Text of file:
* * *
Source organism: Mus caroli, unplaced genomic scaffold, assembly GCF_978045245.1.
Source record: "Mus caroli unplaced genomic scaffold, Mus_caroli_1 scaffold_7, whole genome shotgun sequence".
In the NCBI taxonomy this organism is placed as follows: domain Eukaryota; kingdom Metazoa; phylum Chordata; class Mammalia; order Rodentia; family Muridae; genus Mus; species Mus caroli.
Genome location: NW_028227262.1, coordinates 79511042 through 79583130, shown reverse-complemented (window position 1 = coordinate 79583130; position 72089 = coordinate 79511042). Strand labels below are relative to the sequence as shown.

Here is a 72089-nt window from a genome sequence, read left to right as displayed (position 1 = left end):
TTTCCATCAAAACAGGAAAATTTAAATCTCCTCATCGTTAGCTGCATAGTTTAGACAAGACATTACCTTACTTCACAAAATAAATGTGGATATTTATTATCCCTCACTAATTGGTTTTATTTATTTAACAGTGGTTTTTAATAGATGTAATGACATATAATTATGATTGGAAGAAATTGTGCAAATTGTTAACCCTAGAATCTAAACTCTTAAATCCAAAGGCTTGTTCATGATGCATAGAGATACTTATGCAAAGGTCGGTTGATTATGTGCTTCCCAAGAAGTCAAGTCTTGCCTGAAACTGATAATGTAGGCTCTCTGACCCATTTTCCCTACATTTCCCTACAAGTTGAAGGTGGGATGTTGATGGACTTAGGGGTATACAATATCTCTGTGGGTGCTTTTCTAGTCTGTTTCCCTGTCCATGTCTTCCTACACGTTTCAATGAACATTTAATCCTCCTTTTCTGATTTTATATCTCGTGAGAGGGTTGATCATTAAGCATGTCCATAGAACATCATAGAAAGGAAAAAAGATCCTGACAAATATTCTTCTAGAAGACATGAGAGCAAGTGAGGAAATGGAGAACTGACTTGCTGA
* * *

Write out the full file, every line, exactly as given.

Source organism: Mus caroli, unplaced genomic scaffold, assembly GCF_978045245.1.
Source record: "Mus caroli unplaced genomic scaffold, Mus_caroli_1 scaffold_7, whole genome shotgun sequence".
In the NCBI taxonomy this organism is placed as follows: domain Eukaryota; kingdom Metazoa; phylum Chordata; class Mammalia; order Rodentia; family Muridae; genus Mus; species Mus caroli.
Genome location: NW_028227262.1, coordinates 79511042 through 79583130, shown reverse-complemented (window position 1 = coordinate 79583130; position 72089 = coordinate 79511042). Strand labels below are relative to the sequence as shown.

Here is a 72089-nt window from a genome sequence, read left to right as displayed (position 1 = left end):
TTTCCATCAAAACAGGAAAATTTAAATCTCCTCATCGTTAGCTGCATAGTTTAGACAAGACATTACCTTACTTCACAAAATAAATGTGGATATTTATTATCCCTCACTAATTGGTTTTATTTATTTAACAGTGGTTTTTAATAGATGTAATGACATATAATTATGATTGGAAGAAATTGTGCAAATTGTTAACCCTAGAATCTAAACTCTTAAATCCAAAGGCTTGTTCATGATGCATAGAGATACTTATGCAAAGGTCGGTTGATTATGTGCTTCCCAAGAAGTCAAGTCTTGCCTGAAACTGATAATGTAGGCTCTCTGACCCATTTTCCCTACATTTCCCTACAAGTTGAAGGTGGGATGTTGATGGACTTAGGGGTATACAATATCTCTGTGGGTGCTTTTCTAGTCTGTTTCCCTGTCCATGTCTTCCTACACGTTTCAATGAACATTTAATCCTCCTTTTCTGATTTTATATCTCGTGAGAGGGTTGATCATTAAGCATGTCCATAGAACATCATAGAAAGGAAAAAAGATCCTGACAAATATTCTTCTAGAAGACATGAGAGCAAGTGAGGAAATGGAGAACTGACTTGCTGA